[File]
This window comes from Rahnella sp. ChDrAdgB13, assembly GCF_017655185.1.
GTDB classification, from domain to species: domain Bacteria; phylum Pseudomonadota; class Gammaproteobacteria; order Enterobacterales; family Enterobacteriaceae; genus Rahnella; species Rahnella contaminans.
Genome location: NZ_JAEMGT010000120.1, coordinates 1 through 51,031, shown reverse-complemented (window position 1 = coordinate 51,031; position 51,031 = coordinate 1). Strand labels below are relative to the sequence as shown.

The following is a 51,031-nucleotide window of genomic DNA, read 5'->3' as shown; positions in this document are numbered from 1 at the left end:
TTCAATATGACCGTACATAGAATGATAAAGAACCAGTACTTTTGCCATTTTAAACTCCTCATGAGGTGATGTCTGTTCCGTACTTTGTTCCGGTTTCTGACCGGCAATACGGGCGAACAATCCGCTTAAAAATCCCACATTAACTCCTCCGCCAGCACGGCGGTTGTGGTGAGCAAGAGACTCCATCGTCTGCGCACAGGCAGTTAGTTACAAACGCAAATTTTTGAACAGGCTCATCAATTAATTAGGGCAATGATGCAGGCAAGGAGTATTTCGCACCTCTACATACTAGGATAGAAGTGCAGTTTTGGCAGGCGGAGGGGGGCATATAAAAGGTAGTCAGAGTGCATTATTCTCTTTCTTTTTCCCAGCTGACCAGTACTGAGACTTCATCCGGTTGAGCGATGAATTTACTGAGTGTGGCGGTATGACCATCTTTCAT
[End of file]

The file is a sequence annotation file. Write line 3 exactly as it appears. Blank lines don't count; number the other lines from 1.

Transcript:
Genome location: NZ_JAEMGT010000120.1, coordinates 1 through 51,031, shown reverse-complemented (window position 1 = coordinate 51,031; position 51,031 = coordinate 1). Strand labels below are relative to the sequence as shown.